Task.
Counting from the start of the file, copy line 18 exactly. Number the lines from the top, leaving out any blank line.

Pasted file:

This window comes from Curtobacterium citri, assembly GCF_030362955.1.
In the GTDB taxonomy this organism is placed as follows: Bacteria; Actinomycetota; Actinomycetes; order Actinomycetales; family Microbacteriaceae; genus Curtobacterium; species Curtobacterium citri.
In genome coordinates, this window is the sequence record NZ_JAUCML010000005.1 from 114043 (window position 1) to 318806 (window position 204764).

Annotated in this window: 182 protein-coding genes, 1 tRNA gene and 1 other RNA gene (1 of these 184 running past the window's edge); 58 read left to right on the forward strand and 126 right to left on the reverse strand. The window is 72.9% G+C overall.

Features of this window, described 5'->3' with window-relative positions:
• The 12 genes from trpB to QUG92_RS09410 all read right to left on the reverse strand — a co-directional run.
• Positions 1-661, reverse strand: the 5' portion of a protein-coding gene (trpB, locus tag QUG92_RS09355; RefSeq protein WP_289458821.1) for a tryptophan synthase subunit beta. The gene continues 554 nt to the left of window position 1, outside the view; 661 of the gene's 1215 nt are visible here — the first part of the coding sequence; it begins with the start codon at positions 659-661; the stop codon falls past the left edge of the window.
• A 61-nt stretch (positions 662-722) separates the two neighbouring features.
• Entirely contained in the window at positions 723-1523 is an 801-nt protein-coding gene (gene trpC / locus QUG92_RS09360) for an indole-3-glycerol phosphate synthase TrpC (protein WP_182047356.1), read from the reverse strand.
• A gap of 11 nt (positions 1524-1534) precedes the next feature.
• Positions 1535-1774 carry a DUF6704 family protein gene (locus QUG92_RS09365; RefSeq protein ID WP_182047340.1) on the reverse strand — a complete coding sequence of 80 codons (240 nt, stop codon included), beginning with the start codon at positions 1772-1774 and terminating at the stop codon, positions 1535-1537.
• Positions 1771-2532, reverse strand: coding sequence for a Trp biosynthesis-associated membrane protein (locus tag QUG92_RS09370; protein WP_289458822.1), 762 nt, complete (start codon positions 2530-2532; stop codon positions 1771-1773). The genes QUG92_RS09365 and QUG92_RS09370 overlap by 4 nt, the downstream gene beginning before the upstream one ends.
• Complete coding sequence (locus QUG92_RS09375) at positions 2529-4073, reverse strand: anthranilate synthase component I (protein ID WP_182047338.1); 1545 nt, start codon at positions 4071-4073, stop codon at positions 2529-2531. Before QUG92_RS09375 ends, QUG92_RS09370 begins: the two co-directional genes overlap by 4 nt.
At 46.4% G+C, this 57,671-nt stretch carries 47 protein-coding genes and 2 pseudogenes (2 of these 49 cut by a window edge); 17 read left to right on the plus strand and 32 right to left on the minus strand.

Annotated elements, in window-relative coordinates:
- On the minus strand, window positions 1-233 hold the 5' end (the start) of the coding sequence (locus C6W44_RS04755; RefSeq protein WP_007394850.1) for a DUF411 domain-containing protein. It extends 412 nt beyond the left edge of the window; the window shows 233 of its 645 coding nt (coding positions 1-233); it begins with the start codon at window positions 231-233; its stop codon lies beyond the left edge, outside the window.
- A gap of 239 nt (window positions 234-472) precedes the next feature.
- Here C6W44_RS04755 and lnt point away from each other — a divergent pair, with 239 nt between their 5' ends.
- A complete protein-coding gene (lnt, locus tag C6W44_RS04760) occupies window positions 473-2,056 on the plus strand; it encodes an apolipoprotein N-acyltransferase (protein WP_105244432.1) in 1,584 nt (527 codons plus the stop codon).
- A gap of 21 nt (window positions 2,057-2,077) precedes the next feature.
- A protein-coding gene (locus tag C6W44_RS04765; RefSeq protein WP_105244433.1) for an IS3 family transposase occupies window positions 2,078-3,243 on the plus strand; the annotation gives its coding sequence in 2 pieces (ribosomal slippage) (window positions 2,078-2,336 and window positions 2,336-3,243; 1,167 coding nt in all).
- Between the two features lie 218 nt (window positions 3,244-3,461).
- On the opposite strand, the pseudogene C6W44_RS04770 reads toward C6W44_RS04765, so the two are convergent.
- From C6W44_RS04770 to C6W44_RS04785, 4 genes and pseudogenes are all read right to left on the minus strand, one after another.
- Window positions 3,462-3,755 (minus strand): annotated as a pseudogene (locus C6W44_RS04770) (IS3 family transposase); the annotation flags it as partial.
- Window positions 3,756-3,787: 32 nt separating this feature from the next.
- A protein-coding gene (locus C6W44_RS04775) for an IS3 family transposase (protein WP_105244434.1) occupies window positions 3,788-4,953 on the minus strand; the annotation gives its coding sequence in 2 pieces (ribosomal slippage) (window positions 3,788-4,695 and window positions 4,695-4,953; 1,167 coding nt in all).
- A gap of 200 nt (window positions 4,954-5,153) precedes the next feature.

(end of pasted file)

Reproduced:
- Here C6W44_RS04755 and lnt point away from each other — a divergent pair, with 239 nt between their 5' ends.